PINE BLUFF -- Pine Bluff residents should begin seeing blighted properties come down in the urban renewal areas of the city after the City Council approved an agreement between the city and the Pine Bluff Urban Renewal Agency on Monday.
The agreement, which was opposed by council members Ivan Whitfield, Steven Mays and Bruce Lockett, passed by a vote of 5-3 after about 10 minutes of debate.
"When thinking about urban renewal we think about a build-up, but somehow in Pine Bluff, we always think about a tear down," Whitfield said. "I did a little research on urban renewal in Jonesboro, which is one of the fastest-growing cities in Arkansas, and their urban renewal works with their community development housing department. I'm just struck by tonight, we're not passing, or offering to pass, something that will tear down and build up."
Whitfield complained that he has seen no proposal for the Urban Renewal Agency to address blight in other areas of the city besides the urban renewal areas.
"There's nothing on the table now to say we're going to build up any neighborhoods and housing, affordable homes for our citizens," Whitfield said. "So I don't like the structure of this."
Mayor Shirley Washington pointed out that the situations in Jonesboro and Pine Bluff are not a straightforward comparison. She said Jonesboro has not had problems with blight to the same degree as Pine Bluff and has been able to approach urban renewal with more initial focus on rebuilding.
"Ours is covered with blight," Washington said. "We're talking about infill and we're trying to clear up these areas, and once we've gotten these areas cleared, we can have developers come in. Jonesboro has cleared land so they can have the developers come in and start the redevelopment. That's what we're moving toward."
Earlier, during the Ordinances and Resolutions Committee meeting, held just prior to the council meeting, other council members addressed Whitfield's concerns about the redevelopment focus being on the downtown area after he questioned why more is not being done in other parts of the city.
"I'm saying, we sit at this table and say we want to remove blight, then why just in one area?" Whitfield said. "Let's remove blight from the whole city."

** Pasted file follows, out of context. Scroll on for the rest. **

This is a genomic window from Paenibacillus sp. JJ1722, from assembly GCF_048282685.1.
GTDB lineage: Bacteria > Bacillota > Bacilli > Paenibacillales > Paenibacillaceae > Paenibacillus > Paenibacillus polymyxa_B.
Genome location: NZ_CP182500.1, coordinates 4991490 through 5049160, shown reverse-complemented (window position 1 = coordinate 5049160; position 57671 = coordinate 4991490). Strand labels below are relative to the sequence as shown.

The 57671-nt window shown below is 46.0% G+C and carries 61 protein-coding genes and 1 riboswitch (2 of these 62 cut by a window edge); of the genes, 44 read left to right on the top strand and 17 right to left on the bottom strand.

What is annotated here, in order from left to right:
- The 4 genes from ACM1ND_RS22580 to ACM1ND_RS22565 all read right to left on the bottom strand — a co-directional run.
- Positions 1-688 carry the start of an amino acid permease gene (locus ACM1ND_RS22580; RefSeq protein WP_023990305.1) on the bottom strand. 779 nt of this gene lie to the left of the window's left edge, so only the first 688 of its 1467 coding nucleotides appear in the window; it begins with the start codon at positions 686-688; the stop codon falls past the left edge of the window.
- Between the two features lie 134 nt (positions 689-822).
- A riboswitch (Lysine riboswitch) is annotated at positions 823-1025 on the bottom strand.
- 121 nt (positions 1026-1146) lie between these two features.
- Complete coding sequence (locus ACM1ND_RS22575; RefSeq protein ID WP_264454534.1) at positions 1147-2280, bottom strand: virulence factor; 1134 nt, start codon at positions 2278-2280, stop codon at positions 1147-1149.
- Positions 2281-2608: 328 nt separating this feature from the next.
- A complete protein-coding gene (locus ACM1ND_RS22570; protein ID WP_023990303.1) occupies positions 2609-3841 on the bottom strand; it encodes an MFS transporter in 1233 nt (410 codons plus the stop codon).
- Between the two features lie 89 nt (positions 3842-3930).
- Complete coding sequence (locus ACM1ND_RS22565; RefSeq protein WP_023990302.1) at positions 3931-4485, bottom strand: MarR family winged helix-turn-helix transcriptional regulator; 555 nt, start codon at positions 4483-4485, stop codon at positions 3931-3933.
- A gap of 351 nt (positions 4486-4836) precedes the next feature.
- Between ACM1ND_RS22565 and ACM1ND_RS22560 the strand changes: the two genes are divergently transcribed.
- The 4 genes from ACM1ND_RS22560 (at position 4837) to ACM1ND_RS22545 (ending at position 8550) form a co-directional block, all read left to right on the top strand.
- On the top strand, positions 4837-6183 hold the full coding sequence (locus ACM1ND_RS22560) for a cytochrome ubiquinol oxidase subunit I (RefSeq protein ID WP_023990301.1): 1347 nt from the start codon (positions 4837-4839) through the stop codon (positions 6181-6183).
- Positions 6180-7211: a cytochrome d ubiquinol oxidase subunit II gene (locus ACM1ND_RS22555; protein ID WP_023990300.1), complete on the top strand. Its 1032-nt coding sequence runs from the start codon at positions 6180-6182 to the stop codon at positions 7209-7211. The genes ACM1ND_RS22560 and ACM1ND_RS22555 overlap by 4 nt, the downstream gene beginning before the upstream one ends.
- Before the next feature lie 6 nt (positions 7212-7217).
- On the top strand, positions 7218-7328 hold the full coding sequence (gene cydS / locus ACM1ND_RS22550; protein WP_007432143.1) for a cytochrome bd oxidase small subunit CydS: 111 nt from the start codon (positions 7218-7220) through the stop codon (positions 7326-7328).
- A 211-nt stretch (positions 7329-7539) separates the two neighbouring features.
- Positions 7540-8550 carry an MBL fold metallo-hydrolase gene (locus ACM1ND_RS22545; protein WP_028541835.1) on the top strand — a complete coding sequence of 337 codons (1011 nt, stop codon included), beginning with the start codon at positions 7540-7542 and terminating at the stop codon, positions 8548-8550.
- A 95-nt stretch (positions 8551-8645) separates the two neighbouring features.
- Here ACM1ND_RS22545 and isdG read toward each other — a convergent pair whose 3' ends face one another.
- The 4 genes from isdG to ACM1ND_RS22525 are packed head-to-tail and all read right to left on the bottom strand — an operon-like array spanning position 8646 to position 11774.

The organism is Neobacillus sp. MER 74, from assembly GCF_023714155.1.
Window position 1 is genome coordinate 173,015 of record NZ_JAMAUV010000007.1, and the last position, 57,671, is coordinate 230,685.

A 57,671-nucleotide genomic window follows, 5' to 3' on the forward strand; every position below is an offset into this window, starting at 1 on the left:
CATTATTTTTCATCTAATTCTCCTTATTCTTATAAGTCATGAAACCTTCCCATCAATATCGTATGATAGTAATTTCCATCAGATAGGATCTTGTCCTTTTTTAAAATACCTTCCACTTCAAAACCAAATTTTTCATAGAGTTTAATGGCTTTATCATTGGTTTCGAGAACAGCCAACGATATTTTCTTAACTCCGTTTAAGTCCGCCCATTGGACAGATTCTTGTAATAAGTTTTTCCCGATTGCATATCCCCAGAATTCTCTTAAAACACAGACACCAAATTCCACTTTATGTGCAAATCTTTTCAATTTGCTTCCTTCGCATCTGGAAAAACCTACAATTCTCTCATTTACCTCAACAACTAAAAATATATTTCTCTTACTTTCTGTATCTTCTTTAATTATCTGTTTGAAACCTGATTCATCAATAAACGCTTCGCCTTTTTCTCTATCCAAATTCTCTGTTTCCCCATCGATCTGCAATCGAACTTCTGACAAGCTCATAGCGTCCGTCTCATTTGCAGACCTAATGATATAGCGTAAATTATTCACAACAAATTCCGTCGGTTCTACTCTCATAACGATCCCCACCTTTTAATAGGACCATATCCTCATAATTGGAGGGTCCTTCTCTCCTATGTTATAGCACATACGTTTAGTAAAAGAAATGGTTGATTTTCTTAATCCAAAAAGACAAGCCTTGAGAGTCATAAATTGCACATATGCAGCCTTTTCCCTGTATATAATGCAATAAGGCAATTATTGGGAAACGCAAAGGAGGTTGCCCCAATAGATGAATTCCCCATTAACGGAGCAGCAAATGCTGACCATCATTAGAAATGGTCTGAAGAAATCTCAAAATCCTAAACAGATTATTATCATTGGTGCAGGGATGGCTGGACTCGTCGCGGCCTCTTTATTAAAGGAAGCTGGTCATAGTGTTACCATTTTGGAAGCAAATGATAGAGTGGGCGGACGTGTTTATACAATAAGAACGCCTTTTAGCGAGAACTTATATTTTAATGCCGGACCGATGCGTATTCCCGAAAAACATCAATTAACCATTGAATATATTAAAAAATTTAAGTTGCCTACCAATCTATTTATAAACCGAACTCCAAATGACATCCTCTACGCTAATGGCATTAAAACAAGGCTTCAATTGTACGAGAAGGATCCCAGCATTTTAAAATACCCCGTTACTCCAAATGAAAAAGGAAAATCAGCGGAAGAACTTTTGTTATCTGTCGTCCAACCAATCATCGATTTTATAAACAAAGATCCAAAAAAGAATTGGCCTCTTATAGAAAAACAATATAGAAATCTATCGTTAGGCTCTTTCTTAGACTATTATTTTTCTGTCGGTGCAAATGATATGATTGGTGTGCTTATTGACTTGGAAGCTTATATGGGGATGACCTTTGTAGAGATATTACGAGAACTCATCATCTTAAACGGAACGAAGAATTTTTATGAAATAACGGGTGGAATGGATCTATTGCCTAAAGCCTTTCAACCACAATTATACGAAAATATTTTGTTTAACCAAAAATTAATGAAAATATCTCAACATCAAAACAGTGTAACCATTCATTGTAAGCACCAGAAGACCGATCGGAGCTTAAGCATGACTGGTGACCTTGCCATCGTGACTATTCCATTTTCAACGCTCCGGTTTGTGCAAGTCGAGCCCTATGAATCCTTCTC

"You have to have a focus," Council Member Glen Brown Jr. said. "You have to start somewhere. You can't just say we're going to remove blight everywhere because you have too broad a spectrum."
"The area we have assigned now as the urban renewal area is where we start," Washington said. "Once we finish the blight removal we move into a plan of infill. There is a step-by-step process we're moving through."
City officials have been grappling with the issue of blight removal in the urban renewal areas of the city for more than six months following an opinion issued in May by City Attorney Althea Scott that said the Urban Renewal Agency would first need to acquire properties before the blight can be removed. Prior to Scott's opinion, the agency had acted as an agent of the city by tearing down blighted properties and billing the property owners for the demolition, the same process used by the city's Code Enforcement Department in other areas of the city.
Scott's opinion noted that state law grants cities the authority to raze and remove structures, place liens against real property and collect those liens from the county tax collector. The opinion also said the Code Enforcement Department is legally allowed to perform those functions on behalf of the city.
The city attorney's opinion said the Urban Renewal Agency, which is an autonomous body created by the city, with its own independent governing board, could not lawfully act in the same capacity, but would have to legally acquire property through "purchase, contract, eminent domain, donation by school district, donation by City of city property, etc."
Upon receiving the opinion, Maurice Taggart, director of the Urban Renewal Agency, ordered the suspension of blight removal activities until the matter could be resolved.
But in November, Arkansas Attorney General Leslie Rutledge, in an opinion requested by state Sen. Trent Garner, R-El Dorado, on behalf of the agency, said the agency most likely could do demolitions legally through a cooperative agreement with the city.
Last month, the City Council voted 6-2 to allow Washington to negotiate a cooperative agreement with the Urban Renewal Agency, and to bring the agreement back to the council for ratification.
Taggart said blight removal operations could resume as soon as the beginning of February.
State Desk on 01/12/2020